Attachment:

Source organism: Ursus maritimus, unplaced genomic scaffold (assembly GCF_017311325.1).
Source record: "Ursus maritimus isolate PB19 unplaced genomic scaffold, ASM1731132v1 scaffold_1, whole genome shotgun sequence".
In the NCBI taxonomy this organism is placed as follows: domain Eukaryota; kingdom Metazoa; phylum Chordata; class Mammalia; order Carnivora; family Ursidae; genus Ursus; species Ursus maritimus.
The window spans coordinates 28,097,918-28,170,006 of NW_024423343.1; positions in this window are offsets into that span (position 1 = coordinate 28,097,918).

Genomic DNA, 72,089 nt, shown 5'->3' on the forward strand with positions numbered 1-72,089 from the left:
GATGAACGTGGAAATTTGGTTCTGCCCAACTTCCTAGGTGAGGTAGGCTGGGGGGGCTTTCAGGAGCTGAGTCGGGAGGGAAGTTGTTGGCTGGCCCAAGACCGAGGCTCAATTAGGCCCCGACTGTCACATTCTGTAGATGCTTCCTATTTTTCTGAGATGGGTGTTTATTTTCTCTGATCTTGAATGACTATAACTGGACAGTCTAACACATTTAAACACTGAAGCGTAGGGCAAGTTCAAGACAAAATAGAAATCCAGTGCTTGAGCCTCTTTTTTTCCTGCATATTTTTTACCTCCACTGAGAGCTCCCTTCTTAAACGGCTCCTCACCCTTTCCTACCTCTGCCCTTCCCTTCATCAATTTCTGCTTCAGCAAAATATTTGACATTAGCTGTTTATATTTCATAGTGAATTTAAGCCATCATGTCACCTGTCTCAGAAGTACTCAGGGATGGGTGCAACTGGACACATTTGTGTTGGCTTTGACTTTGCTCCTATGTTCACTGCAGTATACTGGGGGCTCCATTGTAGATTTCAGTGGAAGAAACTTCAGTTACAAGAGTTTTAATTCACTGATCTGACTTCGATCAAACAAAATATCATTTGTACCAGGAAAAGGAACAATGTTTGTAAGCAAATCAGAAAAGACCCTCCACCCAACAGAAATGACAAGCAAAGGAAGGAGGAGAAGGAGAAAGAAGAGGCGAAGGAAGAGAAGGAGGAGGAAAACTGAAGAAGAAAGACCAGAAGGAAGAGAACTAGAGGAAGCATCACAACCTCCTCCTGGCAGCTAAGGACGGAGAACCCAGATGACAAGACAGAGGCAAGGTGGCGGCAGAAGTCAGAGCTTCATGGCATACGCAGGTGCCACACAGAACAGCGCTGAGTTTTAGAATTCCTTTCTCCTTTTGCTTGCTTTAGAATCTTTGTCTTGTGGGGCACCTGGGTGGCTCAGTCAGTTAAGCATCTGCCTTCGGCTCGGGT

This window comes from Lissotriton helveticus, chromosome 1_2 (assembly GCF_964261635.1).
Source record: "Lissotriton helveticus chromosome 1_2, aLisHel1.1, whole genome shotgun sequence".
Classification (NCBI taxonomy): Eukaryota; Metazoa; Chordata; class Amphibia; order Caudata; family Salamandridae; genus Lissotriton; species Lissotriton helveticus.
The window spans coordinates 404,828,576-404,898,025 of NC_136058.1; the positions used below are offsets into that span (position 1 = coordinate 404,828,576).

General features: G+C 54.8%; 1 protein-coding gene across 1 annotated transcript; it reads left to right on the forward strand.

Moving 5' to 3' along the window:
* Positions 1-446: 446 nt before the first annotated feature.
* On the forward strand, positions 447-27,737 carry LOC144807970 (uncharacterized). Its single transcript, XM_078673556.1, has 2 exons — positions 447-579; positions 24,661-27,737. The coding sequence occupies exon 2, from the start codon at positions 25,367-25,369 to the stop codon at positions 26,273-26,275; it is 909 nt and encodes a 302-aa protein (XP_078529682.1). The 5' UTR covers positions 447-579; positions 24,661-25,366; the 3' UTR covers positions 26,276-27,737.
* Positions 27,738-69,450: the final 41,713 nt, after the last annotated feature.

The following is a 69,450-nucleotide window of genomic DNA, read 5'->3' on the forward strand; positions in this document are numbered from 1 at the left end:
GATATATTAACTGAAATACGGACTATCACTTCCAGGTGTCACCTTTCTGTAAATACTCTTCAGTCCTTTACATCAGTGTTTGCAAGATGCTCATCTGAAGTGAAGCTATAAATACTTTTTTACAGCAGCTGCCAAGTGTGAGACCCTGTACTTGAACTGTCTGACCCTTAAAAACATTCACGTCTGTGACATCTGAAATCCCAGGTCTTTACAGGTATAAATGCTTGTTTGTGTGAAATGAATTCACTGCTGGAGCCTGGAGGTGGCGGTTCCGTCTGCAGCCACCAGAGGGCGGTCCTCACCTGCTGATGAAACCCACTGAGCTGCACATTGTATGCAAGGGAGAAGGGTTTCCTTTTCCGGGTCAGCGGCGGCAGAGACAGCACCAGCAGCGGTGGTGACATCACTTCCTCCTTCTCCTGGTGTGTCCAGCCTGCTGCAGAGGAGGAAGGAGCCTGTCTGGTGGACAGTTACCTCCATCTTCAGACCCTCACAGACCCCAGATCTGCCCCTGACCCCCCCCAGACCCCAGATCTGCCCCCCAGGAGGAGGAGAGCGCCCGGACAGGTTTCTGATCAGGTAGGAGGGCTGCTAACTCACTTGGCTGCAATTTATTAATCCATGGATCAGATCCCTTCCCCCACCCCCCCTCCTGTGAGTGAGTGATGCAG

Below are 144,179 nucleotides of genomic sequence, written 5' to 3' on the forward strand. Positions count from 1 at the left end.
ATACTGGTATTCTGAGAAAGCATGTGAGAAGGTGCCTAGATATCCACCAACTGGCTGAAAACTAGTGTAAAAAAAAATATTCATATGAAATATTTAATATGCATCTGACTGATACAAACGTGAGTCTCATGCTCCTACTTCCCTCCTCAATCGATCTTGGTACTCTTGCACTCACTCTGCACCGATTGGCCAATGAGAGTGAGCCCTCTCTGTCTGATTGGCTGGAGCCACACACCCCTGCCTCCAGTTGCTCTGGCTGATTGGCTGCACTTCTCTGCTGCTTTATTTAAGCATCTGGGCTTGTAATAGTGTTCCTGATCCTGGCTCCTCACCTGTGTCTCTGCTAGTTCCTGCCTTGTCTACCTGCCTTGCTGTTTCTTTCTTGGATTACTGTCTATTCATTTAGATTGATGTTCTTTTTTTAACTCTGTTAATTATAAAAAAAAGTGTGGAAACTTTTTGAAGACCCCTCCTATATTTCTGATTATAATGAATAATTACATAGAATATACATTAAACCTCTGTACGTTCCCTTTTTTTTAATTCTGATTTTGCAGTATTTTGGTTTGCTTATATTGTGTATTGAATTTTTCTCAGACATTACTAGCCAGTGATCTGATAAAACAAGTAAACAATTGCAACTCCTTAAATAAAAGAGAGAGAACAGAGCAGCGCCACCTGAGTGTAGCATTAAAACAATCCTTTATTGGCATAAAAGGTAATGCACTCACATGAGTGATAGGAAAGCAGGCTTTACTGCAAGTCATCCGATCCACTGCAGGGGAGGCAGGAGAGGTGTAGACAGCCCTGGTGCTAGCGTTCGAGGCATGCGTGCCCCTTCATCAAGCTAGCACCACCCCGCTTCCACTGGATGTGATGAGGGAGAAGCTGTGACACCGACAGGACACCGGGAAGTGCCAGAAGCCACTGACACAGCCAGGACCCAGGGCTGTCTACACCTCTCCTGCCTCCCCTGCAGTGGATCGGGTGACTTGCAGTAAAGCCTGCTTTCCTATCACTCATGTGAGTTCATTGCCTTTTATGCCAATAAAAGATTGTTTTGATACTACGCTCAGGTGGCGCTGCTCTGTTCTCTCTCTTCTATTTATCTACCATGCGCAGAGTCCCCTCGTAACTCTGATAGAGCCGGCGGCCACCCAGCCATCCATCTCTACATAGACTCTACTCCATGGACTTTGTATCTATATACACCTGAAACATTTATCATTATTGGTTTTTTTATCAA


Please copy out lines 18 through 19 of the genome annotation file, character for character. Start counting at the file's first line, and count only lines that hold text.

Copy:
Below are 144,179 nucleotides of genomic sequence, written 5' to 3' on the forward strand. Positions count from 1 at the left end.
ATACTGGTATTCTGAGAAAGCATGTGAGAAGGTGCCTAGATATCCACCAACTGGCTGAAAACTAGTGTAAAAAAAAATATTCATATGAAATATTTAATATGCATCTGACTGATACAAACGTGAGTCTCATGCTCCTACTTCCCTCCTCAATCGATCTTGGTACTCTTGCACTCACTCTGCACCGATTGGCCAATGAGAGTGAGCCCTCTCTGTCTGATTGGCTGGAGCCACACACCCCTGCCTCCAGTTGCTCTGGCTGATTGGCTGCACTTCTCTGCTGCTTTATTTAAGCATCTGGGCTTGTAATAGTGTTCCTGATCCTGGCTCCTCACCTGTGTCTCTGCTAGTTCCTGCCTTGTCTACCTGCCTTGCTGTTTCTTTCTTGGATTACTGTCTATTCATTTAGATTGATGTTCTTTTTTTAACTCTGTTAATTATAAAAAAAAGTGTGGAAACTTTTTGAAGACCCCTCCTATATTTCTGATTATAATGAATAATTACATAGAATATACATTAAACCTCTGTACGTTCCCTTTTTTTTAATTCTGATTTTGCAGTATTTTGGTTTGCTTATATTGTGTATTGAATTTTTCTCAGACATTACTAGCCAGTGATCTGATAAAACAAGTAAACAATTGCAACTCCTTAAATAAAAGAGAGAGAACAGAGCAGCGCCACCTGAGTGTAGCATTAAAACAATCCTTTATTGGCATAAAAGGTAATGCACTCACATGAGTGATAGGAAAGCAGGCTTTACTGCAAGTCATCCGATCCACTGCAGGGGAGGCAGGAGAGGTGTAGACAGCCCTGGTGCTAGCGTTCGAGGCATGCGTGCCCCTTCATCAAGCTAGCACCACCCCGCTTCCACTGGATGTGATGAGGGAGAAGCTGTGACACCGACAGGACACCGGGAAGTGCCAGAAGCCACTGACACAGCCAGGACCCAGGGCTGTCTACACCTCTCCTGCCTCCCCTGCAGTGGATCGGGTGACTTGCAGTAAAGCCTGCTTTCCTATCACTCATGTGAGTTCATTGCCTTTTATGCCAATAAAAGATTGTTTTGATACTACGCTCAGGTGGCGCTGCTCTGTTCTCTCTCTTCTATTTATCTACCATGCGCAGAGTCCCCTCGTAACTCTGATAGAGCCGGCGGCCACCCAGCCATCCATCTCTACATAGACTCTACTCCATGGACTTTGTATCTATATACACCTGAAACATTTATCATTATTGGTTTTTTTATCAA